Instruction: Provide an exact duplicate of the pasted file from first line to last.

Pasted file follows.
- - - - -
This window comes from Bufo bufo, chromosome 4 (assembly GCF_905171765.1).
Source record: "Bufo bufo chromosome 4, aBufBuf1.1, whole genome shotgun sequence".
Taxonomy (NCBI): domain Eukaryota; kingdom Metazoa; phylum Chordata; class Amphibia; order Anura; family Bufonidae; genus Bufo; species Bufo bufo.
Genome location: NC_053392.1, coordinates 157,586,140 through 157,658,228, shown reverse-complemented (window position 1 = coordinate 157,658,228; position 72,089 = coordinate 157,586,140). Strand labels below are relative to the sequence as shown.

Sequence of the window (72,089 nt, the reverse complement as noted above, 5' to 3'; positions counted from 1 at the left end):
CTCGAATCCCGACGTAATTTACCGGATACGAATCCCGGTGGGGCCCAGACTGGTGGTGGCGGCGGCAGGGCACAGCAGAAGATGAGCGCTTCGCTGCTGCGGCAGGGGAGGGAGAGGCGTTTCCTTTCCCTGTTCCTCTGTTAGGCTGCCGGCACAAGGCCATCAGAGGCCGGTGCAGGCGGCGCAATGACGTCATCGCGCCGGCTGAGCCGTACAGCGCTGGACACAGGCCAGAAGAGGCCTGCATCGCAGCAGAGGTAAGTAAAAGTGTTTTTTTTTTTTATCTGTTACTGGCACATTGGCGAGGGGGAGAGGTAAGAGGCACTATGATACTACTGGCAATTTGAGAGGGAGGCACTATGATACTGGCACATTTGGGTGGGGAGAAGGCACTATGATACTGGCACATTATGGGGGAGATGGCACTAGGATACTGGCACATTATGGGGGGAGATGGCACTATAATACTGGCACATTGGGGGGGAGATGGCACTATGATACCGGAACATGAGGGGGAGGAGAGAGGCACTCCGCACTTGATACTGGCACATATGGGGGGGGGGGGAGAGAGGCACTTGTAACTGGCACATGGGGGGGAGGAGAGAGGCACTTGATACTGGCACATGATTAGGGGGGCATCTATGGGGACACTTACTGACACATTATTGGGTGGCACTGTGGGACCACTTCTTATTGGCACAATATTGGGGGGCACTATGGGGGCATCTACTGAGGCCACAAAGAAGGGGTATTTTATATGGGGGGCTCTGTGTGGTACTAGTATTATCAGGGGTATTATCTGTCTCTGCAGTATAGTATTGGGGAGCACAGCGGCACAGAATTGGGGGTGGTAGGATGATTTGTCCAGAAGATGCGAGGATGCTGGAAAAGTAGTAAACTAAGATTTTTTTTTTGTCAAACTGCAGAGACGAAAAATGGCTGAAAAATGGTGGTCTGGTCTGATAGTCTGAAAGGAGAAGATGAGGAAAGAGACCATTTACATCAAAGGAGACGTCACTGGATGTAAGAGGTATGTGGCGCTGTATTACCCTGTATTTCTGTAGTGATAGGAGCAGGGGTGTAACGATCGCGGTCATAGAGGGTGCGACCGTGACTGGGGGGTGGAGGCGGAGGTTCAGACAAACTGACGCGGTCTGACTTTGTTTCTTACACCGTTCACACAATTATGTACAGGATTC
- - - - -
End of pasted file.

This window comes from Bufo bufo, chromosome 4 (assembly GCF_905171765.1).
Source record: "Bufo bufo chromosome 4, aBufBuf1.1, whole genome shotgun sequence".
Taxonomy (NCBI): domain Eukaryota; kingdom Metazoa; phylum Chordata; class Amphibia; order Anura; family Bufonidae; genus Bufo; species Bufo bufo.
Genome location: NC_053392.1, coordinates 157,586,140 through 157,658,228, shown reverse-complemented (window position 1 = coordinate 157,658,228; position 72,089 = coordinate 157,586,140). Strand labels below are relative to the sequence as shown.

Sequence of the window (72,089 nt, the reverse complement as noted above, 5' to 3'; positions counted from 1 at the left end):
CTCGAATCCCGACGTAATTTACCGGATACGAATCCCGGTGGGGCCCAGACTGGTGGTGGCGGCGGCAGGGCACAGCAGAAGATGAGCGCTTCGCTGCTGCGGCAGGGGAGGGAGAGGCGTTTCCTTTCCCTGTTCCTCTGTTAGGCTGCCGGCACAAGGCCATCAGAGGCCGGTGCAGGCGGCGCAATGACGTCATCGCGCCGGCTGAGCCGTACAGCGCTGGACACAGGCCAGAAGAGGCCTGCATCGCAGCAGAGGTAAGTAAAAGTGTTTTTTTTTTTTATCTGTTACTGGCACATTGGCGAGGGGGAGAGGTAAGAGGCACTATGATACTACTGGCAATTTGAGAGGGAGGCACTATGATACTGGCACATTTGGGTGGGGAGAAGGCACTATGATACTGGCACATTATGGGGGAGATGGCACTAGGATACTGGCACATTATGGGGGGAGATGGCACTATAATACTGGCACATTGGGGGGGAGATGGCACTATGATACCGGAACATGAGGGGGAGGAGAGAGGCACTCCGCACTTGATACTGGCACATATGGGGGGGGGGGGAGAGAGGCACTTGTAACTGGCACATGGGGGGGAGGAGAGAGGCACTTGATACTGGCACATGATTAGGGGGGCATCTATGGGGACACTTACTGACACATTATTGGGTGGCACTGTGGGACCACTTCTTATTGGCACAATATTGGGGGGCACTATGGGGGCATCTACTGAGGCCACAAAGAAGGGGTATTTTATATGGGGGGCTCTGTGTGGTACTAGTATTATCAGGGGTATTATCTGTCTCTGCAGTATAGTATTGGGGAGCACAGCGGCACAGAATTGGGGGTGGTAGGATGATTTGTCCAGAAGATGCGAGGATGCTGGAAAAGTAGTAAACTAAGATTTTTTTTTTGTCAAACTGCAGAGACGAAAAATGGCTGAAAAATGGTGGTCTGGTCTGATAGTCTGAAAGGAGAAGATGAGGAAAGAGACCATTTACATCAAAGGAGACGTCACTGGATGTAAGAGGTATGTGGCGCTGTATTACCCTGTATTTCTGTAGTGATAGGAGCAGGGGTGTAACGATCGCGGTCATAGAGGGTGCGACCGTGACTGGGGGGTGGAGGCGGAGGTTCAGACAAACTGACGCGGTCTGACTTTGTTTCTTACACCGTTCACACAATTATGTACAGGATTC